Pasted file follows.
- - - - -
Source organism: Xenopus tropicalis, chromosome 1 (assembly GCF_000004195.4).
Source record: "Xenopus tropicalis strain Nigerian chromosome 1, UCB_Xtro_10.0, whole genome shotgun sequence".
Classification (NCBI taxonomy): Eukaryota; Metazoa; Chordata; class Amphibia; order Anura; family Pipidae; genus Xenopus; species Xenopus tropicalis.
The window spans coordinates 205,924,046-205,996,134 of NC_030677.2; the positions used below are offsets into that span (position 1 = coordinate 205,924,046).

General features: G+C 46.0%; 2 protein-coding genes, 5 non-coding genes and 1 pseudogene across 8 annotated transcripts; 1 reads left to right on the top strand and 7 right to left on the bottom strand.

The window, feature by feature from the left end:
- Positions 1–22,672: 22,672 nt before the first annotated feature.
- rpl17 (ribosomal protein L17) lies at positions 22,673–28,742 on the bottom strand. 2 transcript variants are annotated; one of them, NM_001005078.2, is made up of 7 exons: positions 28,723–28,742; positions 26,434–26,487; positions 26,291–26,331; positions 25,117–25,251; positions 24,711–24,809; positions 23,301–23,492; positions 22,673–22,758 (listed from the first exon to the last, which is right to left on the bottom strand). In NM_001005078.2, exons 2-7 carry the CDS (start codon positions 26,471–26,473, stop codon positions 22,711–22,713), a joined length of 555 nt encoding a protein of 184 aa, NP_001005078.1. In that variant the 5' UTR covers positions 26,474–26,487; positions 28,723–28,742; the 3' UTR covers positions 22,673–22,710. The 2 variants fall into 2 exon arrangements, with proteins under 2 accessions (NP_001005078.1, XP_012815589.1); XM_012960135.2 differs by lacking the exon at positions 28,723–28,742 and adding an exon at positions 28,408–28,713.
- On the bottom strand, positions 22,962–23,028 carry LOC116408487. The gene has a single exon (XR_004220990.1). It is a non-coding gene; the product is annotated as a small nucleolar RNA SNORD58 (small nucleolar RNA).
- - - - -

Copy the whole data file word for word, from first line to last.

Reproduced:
Source organism: Xenopus tropicalis, chromosome 1 (assembly GCF_000004195.4).
Source record: "Xenopus tropicalis strain Nigerian chromosome 1, UCB_Xtro_10.0, whole genome shotgun sequence".
Classification (NCBI taxonomy): Eukaryota; Metazoa; Chordata; class Amphibia; order Anura; family Pipidae; genus Xenopus; species Xenopus tropicalis.
The window spans coordinates 205,924,046-205,996,134 of NC_030677.2; the positions used below are offsets into that span (position 1 = coordinate 205,924,046).

General features: G+C 46.0%; 2 protein-coding genes, 5 non-coding genes and 1 pseudogene across 8 annotated transcripts; 1 reads left to right on the top strand and 7 right to left on the bottom strand.

The window, feature by feature from the left end:
- Positions 1–22,672: 22,672 nt before the first annotated feature.
- rpl17 (ribosomal protein L17) lies at positions 22,673–28,742 on the bottom strand. 2 transcript variants are annotated; one of them, NM_001005078.2, is made up of 7 exons: positions 28,723–28,742; positions 26,434–26,487; positions 26,291–26,331; positions 25,117–25,251; positions 24,711–24,809; positions 23,301–23,492; positions 22,673–22,758 (listed from the first exon to the last, which is right to left on the bottom strand). In NM_001005078.2, exons 2-7 carry the CDS (start codon positions 26,471–26,473, stop codon positions 22,711–22,713), a joined length of 555 nt encoding a protein of 184 aa, NP_001005078.1. In that variant the 5' UTR covers positions 26,474–26,487; positions 28,723–28,742; the 3' UTR covers positions 22,673–22,710. The 2 variants fall into 2 exon arrangements, with proteins under 2 accessions (NP_001005078.1, XP_012815589.1); XM_012960135.2 differs by lacking the exon at positions 28,723–28,742 and adding an exon at positions 28,408–28,713.
- On the bottom strand, positions 22,962–23,028 carry LOC116408487. The gene has a single exon (XR_004220990.1). It is a non-coding gene; the product is annotated as a small nucleolar RNA SNORD58 (small nucleolar RNA).